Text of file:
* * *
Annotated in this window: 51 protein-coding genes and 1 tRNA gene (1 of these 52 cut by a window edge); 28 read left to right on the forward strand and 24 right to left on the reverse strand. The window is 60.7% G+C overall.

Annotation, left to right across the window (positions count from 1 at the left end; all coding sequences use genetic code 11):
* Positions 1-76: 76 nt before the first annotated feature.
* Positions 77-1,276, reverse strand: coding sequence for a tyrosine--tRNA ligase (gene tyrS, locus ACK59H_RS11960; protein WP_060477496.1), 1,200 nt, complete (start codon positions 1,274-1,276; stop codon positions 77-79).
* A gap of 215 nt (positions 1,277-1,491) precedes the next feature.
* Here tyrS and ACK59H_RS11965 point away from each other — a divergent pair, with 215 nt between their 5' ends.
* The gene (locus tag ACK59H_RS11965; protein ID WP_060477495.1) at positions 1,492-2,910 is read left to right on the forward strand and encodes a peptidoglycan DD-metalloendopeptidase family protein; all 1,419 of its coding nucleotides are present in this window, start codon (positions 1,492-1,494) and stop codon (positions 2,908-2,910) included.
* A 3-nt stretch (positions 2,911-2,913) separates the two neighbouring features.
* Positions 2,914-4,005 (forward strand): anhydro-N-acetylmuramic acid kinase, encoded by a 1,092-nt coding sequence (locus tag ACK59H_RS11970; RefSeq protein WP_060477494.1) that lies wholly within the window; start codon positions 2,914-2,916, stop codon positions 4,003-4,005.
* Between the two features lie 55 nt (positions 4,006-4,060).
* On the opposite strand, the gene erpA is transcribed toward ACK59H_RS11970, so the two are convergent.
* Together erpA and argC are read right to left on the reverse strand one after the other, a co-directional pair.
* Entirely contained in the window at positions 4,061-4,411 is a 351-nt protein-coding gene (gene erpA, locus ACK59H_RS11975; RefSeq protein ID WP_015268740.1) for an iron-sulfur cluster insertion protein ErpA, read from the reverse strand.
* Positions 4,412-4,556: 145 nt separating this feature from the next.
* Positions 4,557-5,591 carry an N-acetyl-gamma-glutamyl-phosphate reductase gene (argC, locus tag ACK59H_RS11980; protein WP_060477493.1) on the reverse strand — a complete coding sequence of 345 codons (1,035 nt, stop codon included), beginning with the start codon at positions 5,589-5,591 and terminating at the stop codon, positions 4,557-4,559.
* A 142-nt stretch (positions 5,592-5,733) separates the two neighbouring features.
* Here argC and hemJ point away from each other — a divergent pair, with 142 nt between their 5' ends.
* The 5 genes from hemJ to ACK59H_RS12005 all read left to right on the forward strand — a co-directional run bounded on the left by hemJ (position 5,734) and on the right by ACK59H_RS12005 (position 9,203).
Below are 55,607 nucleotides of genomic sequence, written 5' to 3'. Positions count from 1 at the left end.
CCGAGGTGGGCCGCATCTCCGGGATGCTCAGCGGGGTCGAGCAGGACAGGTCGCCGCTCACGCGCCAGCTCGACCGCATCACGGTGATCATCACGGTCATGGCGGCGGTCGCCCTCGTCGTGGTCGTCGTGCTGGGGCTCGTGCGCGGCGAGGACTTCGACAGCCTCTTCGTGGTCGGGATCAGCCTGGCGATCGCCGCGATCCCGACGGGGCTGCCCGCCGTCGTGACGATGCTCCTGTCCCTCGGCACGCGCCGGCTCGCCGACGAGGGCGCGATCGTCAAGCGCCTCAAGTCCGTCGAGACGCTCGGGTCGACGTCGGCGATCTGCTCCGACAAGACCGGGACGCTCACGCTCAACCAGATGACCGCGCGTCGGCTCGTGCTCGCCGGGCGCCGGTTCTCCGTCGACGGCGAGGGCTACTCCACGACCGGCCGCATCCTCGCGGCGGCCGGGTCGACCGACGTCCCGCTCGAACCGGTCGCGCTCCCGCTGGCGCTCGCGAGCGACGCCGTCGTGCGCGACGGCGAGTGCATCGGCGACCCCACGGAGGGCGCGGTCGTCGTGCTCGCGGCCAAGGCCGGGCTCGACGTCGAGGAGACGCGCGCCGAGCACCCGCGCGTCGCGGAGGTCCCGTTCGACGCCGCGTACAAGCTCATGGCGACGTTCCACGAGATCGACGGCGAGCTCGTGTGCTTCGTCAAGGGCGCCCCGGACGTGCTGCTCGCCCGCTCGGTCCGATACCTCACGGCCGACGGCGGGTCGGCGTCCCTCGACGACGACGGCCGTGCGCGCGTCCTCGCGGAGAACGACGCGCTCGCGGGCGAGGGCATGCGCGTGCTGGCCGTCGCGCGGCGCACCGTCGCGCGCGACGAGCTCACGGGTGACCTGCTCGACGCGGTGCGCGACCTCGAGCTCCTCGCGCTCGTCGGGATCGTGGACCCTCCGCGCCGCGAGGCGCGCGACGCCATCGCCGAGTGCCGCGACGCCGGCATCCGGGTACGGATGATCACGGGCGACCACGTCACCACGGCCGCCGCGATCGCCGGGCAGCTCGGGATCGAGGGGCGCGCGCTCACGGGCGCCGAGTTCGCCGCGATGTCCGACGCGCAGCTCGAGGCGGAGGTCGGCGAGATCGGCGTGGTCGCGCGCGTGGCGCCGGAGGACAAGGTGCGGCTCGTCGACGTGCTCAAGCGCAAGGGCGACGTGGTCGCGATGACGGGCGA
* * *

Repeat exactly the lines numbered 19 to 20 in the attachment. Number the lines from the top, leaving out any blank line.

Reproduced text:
Below are 55,607 nucleotides of genomic sequence, written 5' to 3'. Positions count from 1 at the left end.
CCGAGGTGGGCCGCATCTCCGGGATGCTCAGCGGGGTCGAGCAGGACAGGTCGCCGCTCACGCGCCAGCTCGACCGCATCACGGTGATCATCACGGTCATGGCGGCGGTCGCCCTCGTCGTGGTCGTCGTGCTGGGGCTCGTGCGCGGCGAGGACTTCGACAGCCTCTTCGTGGTCGGGATCAGCCTGGCGATCGCCGCGATCCCGACGGGGCTGCCCGCCGTCGTGACGATGCTCCTGTCCCTCGGCACGCGCCGGCTCGCCGACGAGGGCGCGATCGTCAAGCGCCTCAAGTCCGTCGAGACGCTCGGGTCGACGTCGGCGATCTGCTCCGACAAGACCGGGACGCTCACGCTCAACCAGATGACCGCGCGTCGGCTCGTGCTCGCCGGGCGCCGGTTCTCCGTCGACGGCGAGGGCTACTCCACGACCGGCCGCATCCTCGCGGCGGCCGGGTCGACCGACGTCCCGCTCGAACCGGTCGCGCTCCCGCTGGCGCTCGCGAGCGACGCCGTCGTGCGCGACGGCGAGTGCATCGGCGACCCCACGGAGGGCGCGGTCGTCGTGCTCGCGGCCAAGGCCGGGCTCGACGTCGAGGAGACGCGCGCCGAGCACCCGCGCGTCGCGGAGGTCCCGTTCGACGCCGCGTACAAGCTCATGGCGACGTTCCACGAGATCGACGGCGAGCTCGTGTGCTTCGTCAAGGGCGCCCCGGACGTGCTGCTCGCCCGCTCGGTCCGATACCTCACGGCCGACGGCGGGTCGGCGTCCCTCGACGACGACGGCCGTGCGCGCGTCCTCGCGGAGAACGACGCGCTCGCGGGCGAGGGCATGCGCGTGCTGGCCGTCGCGCGGCGCACCGTCGCGCGCGACGAGCTCACGGGTGACCTGCTCGACGCGGTGCGCGACCTCGAGCTCCTCGCGCTCGTCGGGATCGTGGACCCTCCGCGCCGCGAGGCGCGCGACGCCATCGCCGAGTGCCGCGACGCCGGCATCCGGGTACGGATGATCACGGGCGACCACGTCACCACGGCCGCCGCGATCGCCGGGCAGCTCGGGATCGAGGGGCGCGCGCTCACGGGCGCCGAGTTCGCCGCGATGTCCGACGCGCAGCTCGAGGCGGAGGTCGGCGAGATCGGCGTGGTCGCGCGCGTGGCGCCGGAGGACAAGGTGCGGCTCGTCGACGTGCTCAAGCGCAAGGGCGACGTGGTCGCGATGACGGGCGA